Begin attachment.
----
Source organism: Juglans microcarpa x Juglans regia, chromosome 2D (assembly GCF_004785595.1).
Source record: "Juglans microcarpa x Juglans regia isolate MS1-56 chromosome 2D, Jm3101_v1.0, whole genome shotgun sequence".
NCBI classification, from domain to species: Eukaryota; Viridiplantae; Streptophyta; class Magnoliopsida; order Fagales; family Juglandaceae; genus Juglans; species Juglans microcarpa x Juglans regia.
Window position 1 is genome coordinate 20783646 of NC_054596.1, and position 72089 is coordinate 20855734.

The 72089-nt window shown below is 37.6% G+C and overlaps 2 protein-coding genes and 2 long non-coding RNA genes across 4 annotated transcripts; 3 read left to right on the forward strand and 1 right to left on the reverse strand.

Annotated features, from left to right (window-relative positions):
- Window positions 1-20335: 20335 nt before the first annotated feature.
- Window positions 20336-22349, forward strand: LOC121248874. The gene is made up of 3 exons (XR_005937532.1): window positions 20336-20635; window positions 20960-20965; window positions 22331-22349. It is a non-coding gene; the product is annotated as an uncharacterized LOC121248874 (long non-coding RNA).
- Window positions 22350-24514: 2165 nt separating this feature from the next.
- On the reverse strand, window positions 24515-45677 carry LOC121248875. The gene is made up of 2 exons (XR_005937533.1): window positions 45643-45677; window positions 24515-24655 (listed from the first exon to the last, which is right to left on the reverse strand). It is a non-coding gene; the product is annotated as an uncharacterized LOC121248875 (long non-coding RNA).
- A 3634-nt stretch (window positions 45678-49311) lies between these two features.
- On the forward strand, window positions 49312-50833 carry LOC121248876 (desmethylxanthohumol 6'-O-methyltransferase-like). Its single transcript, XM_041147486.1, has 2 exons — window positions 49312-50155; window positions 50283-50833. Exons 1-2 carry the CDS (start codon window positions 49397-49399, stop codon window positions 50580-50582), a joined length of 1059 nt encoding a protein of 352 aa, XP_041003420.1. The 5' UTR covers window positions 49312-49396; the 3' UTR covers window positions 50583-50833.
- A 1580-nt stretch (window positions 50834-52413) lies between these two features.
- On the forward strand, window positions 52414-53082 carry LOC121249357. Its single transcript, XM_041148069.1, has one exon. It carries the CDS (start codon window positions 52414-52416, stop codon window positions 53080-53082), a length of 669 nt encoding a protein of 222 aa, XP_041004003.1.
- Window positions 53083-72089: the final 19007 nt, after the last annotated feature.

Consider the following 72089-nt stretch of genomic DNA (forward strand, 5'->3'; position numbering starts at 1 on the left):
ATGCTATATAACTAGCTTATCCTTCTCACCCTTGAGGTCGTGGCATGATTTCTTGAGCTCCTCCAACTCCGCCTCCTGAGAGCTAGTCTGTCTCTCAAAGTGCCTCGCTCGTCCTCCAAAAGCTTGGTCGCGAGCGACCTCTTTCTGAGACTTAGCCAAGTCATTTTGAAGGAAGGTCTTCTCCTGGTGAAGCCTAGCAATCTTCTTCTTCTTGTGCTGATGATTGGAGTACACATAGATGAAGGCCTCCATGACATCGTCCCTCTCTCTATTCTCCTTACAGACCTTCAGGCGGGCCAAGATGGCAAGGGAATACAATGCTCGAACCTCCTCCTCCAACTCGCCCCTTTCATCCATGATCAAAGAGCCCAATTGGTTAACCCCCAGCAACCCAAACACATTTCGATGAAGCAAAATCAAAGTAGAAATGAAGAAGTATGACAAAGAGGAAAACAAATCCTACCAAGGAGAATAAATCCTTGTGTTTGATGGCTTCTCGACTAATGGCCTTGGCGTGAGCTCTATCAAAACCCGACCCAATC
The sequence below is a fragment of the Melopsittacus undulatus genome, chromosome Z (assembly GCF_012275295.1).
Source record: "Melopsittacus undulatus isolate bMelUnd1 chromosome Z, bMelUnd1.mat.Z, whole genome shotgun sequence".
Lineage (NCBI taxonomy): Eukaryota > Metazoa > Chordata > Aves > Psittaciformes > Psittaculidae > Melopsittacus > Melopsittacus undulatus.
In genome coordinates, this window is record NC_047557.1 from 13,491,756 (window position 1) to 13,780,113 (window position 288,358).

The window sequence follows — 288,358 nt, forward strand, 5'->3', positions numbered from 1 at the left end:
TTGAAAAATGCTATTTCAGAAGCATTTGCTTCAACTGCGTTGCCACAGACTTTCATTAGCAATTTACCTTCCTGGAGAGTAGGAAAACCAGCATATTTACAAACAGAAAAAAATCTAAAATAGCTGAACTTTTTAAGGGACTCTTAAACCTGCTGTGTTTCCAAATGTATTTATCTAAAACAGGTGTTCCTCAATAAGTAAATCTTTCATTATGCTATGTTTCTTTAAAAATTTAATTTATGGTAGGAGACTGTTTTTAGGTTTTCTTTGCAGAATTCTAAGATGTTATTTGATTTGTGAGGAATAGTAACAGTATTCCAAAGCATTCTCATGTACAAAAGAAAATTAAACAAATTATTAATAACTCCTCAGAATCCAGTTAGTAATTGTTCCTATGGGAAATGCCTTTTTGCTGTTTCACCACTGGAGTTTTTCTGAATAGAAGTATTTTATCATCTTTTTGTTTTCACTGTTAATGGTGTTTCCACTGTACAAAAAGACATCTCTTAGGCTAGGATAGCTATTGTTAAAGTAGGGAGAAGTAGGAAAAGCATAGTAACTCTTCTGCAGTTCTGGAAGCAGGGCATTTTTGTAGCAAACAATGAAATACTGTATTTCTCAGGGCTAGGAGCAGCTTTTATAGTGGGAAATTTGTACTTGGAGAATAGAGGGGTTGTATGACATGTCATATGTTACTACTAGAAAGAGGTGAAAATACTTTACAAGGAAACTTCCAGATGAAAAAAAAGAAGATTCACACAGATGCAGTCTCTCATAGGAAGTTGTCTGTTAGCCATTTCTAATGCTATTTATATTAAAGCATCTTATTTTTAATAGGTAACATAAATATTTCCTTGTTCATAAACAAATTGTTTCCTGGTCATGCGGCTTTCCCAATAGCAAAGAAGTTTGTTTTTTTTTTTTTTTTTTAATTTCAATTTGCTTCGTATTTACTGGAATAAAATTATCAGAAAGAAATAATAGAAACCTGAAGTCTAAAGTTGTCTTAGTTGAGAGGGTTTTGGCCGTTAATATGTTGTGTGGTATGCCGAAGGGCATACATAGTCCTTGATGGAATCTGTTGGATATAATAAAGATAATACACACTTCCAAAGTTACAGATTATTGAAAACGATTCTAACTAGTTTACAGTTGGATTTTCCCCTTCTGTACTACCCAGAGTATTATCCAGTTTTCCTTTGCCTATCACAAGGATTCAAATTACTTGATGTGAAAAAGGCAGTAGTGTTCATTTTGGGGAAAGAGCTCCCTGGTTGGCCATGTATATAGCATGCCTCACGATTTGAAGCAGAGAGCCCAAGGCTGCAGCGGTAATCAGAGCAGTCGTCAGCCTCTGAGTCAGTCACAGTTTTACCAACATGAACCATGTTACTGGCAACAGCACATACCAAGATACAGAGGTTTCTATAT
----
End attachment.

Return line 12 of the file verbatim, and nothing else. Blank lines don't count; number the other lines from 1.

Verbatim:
- On the forward strand, window positions 49312-50833 carry LOC121248876 (desmethylxanthohumol 6'-O-methyltransferase-like). Its single transcript, XM_041147486.1, has 2 exons — window positions 49312-50155; window positions 50283-50833. Exons 1-2 carry the CDS (start codon window positions 49397-49399, stop codon window positions 50580-50582), a joined length of 1059 nt encoding a protein of 352 aa, XP_041003420.1. The 5' UTR covers window positions 49312-49396; the 3' UTR covers window positions 50583-50833.